Thanks mostly to my first course of my theology program, I have realized (AGAIN) how terrified I am of what people think of me. Enslaved to my desire to be perfect (for other church people, for myself, for God), I have not seen how hard I yank on my family to prop me up. I have felt a lot of conviction over the ways I don't do things my heart (and I hope it is the Holy Spirit) calls me to do and yet do the things that I know just make me exhausted and make my family think that I hold them in contempt. How DARE we be slightly late?! How DARE you be only 5 years old and very emotional?! How dare you not love me exactly as you should so that I'm strengthened (by sucking life from you)?! Oh! I want to be done with that woman who treats the people I love most in those ways! Today, the whole day, I ran about feeling guilty that I wasn't accomplishing more.... more... what? I don't really even know.

Truthfully, reader, these things are hard for me to write about. I don't typically like to share until I have stuff figured out! This is very much still in process. Here's what I know so far: I hate to be needy but long for intimacy. This has come up a lot lately. I've been asking myself the TRUE reasons for why I take hits where I do and elsewhere demand significance and acknowledgment. I also know that I expect more servanthood from my husband than I do from myself. Well, rather, maybe I treat my husband like he should bend over backwards for me all the time because that's what I expect myself to do too. I resist when people tell me that I am doing it too much. I think there are right reasons to sacrifice yourself (see: JESUS), and wrong reasons (see: JESSICA NEEDS APPROVAL).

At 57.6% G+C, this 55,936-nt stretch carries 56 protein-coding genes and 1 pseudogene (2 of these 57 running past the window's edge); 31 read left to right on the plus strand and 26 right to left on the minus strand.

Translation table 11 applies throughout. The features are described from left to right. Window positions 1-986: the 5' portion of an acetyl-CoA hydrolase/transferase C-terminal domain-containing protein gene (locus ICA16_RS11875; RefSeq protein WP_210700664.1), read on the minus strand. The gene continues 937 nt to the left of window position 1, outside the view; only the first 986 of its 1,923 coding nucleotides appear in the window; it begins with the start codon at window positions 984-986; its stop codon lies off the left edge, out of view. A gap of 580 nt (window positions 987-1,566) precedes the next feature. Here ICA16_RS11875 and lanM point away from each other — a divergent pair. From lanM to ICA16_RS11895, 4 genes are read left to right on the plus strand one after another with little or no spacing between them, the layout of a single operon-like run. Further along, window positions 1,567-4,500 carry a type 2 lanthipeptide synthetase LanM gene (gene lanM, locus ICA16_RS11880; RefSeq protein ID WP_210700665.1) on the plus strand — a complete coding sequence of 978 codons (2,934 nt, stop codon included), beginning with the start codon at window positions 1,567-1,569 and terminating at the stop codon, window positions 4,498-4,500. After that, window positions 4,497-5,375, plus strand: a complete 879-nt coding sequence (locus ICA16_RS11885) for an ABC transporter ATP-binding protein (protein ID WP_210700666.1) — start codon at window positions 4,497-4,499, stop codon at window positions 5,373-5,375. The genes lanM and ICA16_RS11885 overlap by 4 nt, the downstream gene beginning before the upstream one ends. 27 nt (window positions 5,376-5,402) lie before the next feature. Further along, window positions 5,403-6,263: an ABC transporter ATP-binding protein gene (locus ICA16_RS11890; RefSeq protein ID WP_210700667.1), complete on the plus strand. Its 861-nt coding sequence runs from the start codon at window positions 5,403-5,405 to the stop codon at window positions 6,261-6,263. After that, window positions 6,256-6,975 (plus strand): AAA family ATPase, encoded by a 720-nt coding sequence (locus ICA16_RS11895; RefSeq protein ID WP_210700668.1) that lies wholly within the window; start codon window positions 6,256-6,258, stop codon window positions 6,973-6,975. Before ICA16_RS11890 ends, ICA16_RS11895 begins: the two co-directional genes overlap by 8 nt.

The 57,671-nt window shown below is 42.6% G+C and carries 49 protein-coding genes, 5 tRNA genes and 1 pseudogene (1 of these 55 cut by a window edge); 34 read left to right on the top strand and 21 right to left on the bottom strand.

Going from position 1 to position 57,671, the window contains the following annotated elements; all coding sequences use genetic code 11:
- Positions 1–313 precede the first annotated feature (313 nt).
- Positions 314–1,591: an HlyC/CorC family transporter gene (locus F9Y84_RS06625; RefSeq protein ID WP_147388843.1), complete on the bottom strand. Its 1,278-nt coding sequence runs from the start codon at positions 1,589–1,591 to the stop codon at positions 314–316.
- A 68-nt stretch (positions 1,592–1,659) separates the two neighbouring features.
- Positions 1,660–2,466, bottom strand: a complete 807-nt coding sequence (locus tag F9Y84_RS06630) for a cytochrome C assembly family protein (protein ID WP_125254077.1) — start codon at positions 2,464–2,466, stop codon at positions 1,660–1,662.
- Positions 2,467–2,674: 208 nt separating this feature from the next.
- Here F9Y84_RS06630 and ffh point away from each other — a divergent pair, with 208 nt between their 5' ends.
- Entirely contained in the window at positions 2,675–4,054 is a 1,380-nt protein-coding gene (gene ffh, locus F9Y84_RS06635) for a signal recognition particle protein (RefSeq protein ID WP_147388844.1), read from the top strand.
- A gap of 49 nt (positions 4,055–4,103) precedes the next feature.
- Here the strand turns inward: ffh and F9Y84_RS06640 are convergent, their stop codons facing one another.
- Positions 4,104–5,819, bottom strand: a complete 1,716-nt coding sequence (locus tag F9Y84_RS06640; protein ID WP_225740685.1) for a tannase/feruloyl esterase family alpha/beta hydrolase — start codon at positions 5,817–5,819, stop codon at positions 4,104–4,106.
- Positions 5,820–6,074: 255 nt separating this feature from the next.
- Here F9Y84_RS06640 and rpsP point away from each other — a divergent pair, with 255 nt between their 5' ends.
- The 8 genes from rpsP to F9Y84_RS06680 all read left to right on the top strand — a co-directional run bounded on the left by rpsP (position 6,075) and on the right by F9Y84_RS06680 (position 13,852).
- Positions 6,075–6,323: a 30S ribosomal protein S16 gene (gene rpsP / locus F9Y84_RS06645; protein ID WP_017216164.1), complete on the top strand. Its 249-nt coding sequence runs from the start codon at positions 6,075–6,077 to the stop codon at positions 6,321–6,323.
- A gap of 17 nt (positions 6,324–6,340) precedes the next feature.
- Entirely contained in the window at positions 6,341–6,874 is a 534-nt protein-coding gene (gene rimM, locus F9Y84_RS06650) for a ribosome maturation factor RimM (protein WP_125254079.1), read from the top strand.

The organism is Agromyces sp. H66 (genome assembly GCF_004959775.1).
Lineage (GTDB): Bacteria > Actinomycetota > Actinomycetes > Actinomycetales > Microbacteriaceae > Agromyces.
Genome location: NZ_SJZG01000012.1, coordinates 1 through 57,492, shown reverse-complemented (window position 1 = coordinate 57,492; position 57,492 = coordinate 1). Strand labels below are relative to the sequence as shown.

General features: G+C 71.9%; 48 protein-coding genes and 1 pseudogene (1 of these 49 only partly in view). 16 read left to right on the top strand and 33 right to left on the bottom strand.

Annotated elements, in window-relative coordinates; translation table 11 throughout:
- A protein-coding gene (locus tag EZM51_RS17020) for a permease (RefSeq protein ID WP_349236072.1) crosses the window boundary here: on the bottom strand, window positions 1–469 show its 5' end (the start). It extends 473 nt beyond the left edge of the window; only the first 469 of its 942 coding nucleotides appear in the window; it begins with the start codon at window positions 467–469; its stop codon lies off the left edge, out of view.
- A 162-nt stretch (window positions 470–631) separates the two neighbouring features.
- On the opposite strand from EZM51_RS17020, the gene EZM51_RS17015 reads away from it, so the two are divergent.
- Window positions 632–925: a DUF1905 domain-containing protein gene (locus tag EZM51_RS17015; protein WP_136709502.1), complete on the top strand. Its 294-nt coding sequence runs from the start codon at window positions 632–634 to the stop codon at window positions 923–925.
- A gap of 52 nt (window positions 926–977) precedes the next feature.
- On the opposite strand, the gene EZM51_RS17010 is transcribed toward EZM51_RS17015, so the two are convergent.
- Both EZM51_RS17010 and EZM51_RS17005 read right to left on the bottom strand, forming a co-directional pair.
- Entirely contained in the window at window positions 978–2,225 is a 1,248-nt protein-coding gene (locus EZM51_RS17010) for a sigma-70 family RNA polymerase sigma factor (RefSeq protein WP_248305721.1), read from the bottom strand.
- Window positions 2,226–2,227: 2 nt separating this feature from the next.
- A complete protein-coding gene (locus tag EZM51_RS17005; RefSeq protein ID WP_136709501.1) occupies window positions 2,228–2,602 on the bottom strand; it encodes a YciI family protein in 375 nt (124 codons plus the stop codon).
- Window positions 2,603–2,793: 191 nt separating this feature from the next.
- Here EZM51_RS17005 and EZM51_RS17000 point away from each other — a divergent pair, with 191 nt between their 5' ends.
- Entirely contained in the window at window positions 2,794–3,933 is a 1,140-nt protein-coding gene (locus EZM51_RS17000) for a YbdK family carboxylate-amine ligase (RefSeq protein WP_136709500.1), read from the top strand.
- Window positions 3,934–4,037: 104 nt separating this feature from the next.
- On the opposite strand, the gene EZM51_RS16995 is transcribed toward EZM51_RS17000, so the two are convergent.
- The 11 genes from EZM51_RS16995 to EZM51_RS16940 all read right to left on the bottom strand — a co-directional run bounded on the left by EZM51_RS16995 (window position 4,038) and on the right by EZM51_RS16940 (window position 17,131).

Lent is the right time to wrestle these things. I look forward to the next forty days of reflection. I shall not fast from my sinful habits, I hope to put them off completely! I don't know what, if anything, I will fast from. All through the service I kept thinking, "I try so hard. I want to be good enough so badly! How many times will I have to learn and re-learn that that is not what God wants from me. I can never be good enough, so I can rest and confess instead. I can soak in the balm of Jesus life that has been exchanged for mine." Can I fast from trying too hard? Maybe. It is hard to know how to challenge and resist these habits that are so deep that I don't recognize them most of the time. I don't do it on purpose. But, like I say to my kids: "I know you aren't trying to do the wrong thing, but how can you try to do the right thing." 

Feel free to give me your thoughts!

For now, I'm going to try to daily repent from demanding too much of Brendan (and myself). I want to read and meditate on how true love behaves. And I want to listen a lot to this great song that was sung tonight. It cut right through all my sophisticated emotional management techniques and brought tears to my eyes. 

You know, while I'm thinking of it: this is another song that does that to me too. EVERY. TIME. Yes, it's for kids (and me).



Love Tastes Like French Fries

Beautiful Things

Beautiful Things